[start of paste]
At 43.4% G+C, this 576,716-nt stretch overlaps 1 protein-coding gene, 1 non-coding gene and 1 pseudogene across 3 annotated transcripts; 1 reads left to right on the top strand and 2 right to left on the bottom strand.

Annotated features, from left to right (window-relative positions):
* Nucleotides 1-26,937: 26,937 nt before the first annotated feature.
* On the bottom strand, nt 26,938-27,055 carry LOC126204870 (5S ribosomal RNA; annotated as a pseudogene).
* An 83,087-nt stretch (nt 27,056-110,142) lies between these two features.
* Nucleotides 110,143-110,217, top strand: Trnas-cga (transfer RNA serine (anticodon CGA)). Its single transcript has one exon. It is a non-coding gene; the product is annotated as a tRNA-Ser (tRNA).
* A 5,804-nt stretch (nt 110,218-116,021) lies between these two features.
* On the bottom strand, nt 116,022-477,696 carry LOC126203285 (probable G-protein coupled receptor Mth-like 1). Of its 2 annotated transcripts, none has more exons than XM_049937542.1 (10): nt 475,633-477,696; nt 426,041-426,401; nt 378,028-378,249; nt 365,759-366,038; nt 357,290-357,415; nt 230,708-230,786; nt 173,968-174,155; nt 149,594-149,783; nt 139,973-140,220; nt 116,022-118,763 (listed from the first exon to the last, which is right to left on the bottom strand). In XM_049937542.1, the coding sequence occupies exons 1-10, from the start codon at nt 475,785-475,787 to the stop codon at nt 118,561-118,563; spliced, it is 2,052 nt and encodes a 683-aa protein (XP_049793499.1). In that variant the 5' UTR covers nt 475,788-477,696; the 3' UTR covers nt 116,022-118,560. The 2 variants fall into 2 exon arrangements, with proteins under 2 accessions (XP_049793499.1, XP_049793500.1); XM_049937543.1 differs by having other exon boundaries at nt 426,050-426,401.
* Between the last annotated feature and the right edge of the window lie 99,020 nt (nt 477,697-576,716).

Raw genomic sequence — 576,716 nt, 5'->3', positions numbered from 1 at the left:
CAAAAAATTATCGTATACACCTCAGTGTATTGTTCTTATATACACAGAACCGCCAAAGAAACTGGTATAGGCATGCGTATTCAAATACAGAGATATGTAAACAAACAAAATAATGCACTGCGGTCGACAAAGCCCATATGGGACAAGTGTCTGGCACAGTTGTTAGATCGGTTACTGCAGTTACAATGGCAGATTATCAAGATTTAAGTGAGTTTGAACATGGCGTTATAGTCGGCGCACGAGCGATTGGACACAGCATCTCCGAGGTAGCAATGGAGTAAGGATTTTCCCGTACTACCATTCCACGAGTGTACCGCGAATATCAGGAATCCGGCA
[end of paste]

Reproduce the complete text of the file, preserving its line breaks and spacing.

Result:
At 43.4% G+C, this 576,716-nt stretch overlaps 1 protein-coding gene, 1 non-coding gene and 1 pseudogene across 3 annotated transcripts; 1 reads left to right on the top strand and 2 right to left on the bottom strand.

Annotated features, from left to right (window-relative positions):
* Nucleotides 1-26,937: 26,937 nt before the first annotated feature.
* On the bottom strand, nt 26,938-27,055 carry LOC126204870 (5S ribosomal RNA; annotated as a pseudogene).
* An 83,087-nt stretch (nt 27,056-110,142) lies between these two features.
* Nucleotides 110,143-110,217, top strand: Trnas-cga (transfer RNA serine (anticodon CGA)). Its single transcript has one exon. It is a non-coding gene; the product is annotated as a tRNA-Ser (tRNA).
* A 5,804-nt stretch (nt 110,218-116,021) lies between these two features.
* On the bottom strand, nt 116,022-477,696 carry LOC126203285 (probable G-protein coupled receptor Mth-like 1). Of its 2 annotated transcripts, none has more exons than XM_049937542.1 (10): nt 475,633-477,696; nt 426,041-426,401; nt 378,028-378,249; nt 365,759-366,038; nt 357,290-357,415; nt 230,708-230,786; nt 173,968-174,155; nt 149,594-149,783; nt 139,973-140,220; nt 116,022-118,763 (listed from the first exon to the last, which is right to left on the bottom strand). In XM_049937542.1, the coding sequence occupies exons 1-10, from the start codon at nt 475,785-475,787 to the stop codon at nt 118,561-118,563; spliced, it is 2,052 nt and encodes a 683-aa protein (XP_049793499.1). In that variant the 5' UTR covers nt 475,788-477,696; the 3' UTR covers nt 116,022-118,560. The 2 variants fall into 2 exon arrangements, with proteins under 2 accessions (XP_049793499.1, XP_049793500.1); XM_049937543.1 differs by having other exon boundaries at nt 426,050-426,401.
* Between the last annotated feature and the right edge of the window lie 99,020 nt (nt 477,697-576,716).

Raw genomic sequence — 576,716 nt, 5'->3', positions numbered from 1 at the left:
CAAAAAATTATCGTATACACCTCAGTGTATTGTTCTTATATACACAGAACCGCCAAAGAAACTGGTATAGGCATGCGTATTCAAATACAGAGATATGTAAACAAACAAAATAATGCACTGCGGTCGACAAAGCCCATATGGGACAAGTGTCTGGCACAGTTGTTAGATCGGTTACTGCAGTTACAATGGCAGATTATCAAGATTTAAGTGAGTTTGAACATGGCGTTATAGTCGGCGCACGAGCGATTGGACACAGCATCTCCGAGGTAGCAATGGAGTAAGGATTTTCCCGTACTACCATTCCACGAGTGTACCGCGAATATCAGGAATCCGGCA